We present new Hubble Space Telescope images of the gravitational lens PKS 1830-211, which allow us to characterize the lens galaxy and update the determination of the Hubble constant (H0) from this system. The I-band image shows that the lens galaxy is a face-on spiral galaxy with clearly delineated spiral arms. The southwestern image of the background quasar passes through one of the spiral arms, explaining the previous detections of large quantities of molecular gas and dust in front of this image. The lens galaxy photometry is consistent with the Tully-Fisher relation, suggesting the lens galaxy is a typical spiral galaxy for its redshift. The lens galaxy position, which was the main source of uncertainty in previous attempts to determine H0, is now known precisely. Given the current time delay measurement and assuming the lens galaxy has an isothermal mass distribution, we compute H0 = 44 ± 9 km s-1 Mpc-1 for an Ωm = 0.3 flat cosmological model. We describe some possible systematic errors and how to reduce them. We also discuss the possibility raised by Courbin et al. (2002), that what we have identified as a single lens galaxy is actually a foreground star and two separate galaxies.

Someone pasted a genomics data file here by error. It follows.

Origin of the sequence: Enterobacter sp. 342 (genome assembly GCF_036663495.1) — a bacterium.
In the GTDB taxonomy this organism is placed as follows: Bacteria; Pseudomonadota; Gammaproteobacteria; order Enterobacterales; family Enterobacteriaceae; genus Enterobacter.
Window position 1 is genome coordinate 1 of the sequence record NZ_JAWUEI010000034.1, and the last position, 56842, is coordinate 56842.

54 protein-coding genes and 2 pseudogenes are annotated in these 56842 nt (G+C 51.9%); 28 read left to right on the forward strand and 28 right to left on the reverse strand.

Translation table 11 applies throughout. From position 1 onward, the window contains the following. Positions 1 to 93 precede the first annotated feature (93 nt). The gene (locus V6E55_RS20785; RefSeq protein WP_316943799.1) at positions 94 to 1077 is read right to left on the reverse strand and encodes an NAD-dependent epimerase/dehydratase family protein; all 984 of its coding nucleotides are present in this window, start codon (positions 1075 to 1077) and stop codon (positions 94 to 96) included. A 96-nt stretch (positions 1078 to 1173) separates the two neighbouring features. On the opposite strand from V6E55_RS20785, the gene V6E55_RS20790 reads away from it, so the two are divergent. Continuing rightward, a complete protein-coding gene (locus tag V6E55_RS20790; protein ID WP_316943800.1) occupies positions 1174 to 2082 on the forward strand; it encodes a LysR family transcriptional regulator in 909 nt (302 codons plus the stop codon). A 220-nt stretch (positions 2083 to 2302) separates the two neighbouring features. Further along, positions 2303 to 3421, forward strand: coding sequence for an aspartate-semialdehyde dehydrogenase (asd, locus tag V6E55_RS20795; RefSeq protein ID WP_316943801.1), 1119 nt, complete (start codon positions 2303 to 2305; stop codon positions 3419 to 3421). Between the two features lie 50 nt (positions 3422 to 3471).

All Science Journal Classification (ASJC) codes
- Astronomy and Astrophysics
- Space and Planetary Science
- Distance scale
- Gravitational lensing
- Quasars: individual (PKS 1830-211)